Lawyers fear former chief of Yukos could be assassinated in prison

Political enemies could orchestrate attacks when Khodorkovsky starts his jail sentence. Tim Webb reports
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The Independent Online

Fears are growing that Mikhail Khodorkovsky, the former chief executive of Russian oil giant Yukos, could be murdered after he is sentenced next week.

Fears are growing that Mikhail Khodorkovsky, the former chief executive of Russian oil giant Yukos, could be murdered after he is sentenced next week.

His lawyers say it is a foregone conclusion he will be found guilty of tax evasion, and they expect him to receive a sentence of up to 10 years in a labour camp, probably in Siberia.

But concern is mounting among his legal team and supporters over his safety. Since his arrest in October 2003, Mr Khodorkovsky has been held in prisons run by the FSB, the successor to the KGB, and the Ministry of Justice. These have offered some protection to him from politically orchestrated attacks by other prisoners or guards.

However, if he is convicted, Mr Khodorkovsky will be handed over to the Ministry of the Interior, which runs Russia's labour camps, many located in remote parts of the country. His legal team is concerned that he could be seen as "out of sight, and out of mind" and that his political enemies may take the opportunity to have him killed.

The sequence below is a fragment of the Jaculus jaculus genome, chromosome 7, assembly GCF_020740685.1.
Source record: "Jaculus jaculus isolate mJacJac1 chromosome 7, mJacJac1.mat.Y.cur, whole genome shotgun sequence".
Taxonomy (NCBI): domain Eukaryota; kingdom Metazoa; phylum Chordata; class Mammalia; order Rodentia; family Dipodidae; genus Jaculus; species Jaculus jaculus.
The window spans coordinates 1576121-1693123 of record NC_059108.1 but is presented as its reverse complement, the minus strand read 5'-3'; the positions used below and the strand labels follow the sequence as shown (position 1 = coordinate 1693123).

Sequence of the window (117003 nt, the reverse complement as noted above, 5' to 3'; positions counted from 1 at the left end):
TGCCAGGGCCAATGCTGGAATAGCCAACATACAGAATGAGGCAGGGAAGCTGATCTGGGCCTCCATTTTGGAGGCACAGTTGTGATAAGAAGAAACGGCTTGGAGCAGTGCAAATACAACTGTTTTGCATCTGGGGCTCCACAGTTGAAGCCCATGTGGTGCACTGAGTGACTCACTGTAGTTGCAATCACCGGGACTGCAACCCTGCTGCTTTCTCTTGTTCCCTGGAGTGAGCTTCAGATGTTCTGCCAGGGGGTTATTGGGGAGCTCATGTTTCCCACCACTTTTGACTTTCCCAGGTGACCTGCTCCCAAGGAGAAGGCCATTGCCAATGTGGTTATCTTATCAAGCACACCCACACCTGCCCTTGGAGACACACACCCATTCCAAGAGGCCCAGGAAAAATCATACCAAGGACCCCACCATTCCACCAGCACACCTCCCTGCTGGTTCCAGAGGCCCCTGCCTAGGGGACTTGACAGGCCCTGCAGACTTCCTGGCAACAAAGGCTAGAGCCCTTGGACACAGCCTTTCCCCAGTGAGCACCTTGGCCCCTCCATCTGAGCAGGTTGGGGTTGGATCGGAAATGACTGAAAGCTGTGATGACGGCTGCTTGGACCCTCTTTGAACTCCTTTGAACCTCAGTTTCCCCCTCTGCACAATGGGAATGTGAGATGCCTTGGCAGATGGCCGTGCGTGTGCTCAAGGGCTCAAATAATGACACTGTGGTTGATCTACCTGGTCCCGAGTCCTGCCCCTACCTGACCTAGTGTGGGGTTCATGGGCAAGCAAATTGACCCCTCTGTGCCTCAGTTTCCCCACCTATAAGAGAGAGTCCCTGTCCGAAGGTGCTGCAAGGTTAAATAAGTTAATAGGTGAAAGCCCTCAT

His supporters are also worried that once the year-long and highly public court case - which they call a "show trial" - is over, he will be of no further use to the Russian President, Vladimir Putin.

Since Mr Khodorkovsky's arrest, Yukos has been handed $27bn (£14bn) of back-tax bills, which it cannot pay. As a result, the oil group has been forced to sell off its most valuable asset, its operating subsidiary Yuganskneftegaz, for a fraction of its value. Its remaining assets are also expected to be seized.

Political analysts say that the campaign against Yukos and Mr Khodorkovsky, its largest shareholder, is his punishment for becoming involved in politics. Soon after coming to power five years ago, Mr Putin made an agreement with the owners of Russia's largest privatised businesses - the so-called "oligarchs' pact" - not to reverse their non-transparent privatisations in return for their not interfering in politics.

Officials from the prosecutor's office say that Mr Khodorkovsky stole hundreds of millions of dollars from the country by taking advantage of loopholes to avoid paying taxes.

Bob Amsterdam, an international attorney acting for Mr Khodorkovsky, said: "There are no laws in Russia. The only organised criminal group and relationship is between the criminal investigators and the prosecutor's department."

Menatep, which holds Mr Khodorkovsky and his associates' Yukos shares, is also preparing to take legal action against key figures in the Russian government for alleged insider trading. Lawyers are examining spikes in trading in Yukos shares before the government announced the new back-tax bills last year. Legal action could be launched later this month, but it is not clear in which jurisdiction this would take place.

Mr Amsterdam confirmed: "They will never be safe from real justice. They will be pursued for justice in any available form."

Menatep has already launched a $28bn compensation claim against the government under the Energy Charter Treaty, a political agreement signed by Russia to encourage international co-operation on energy issues.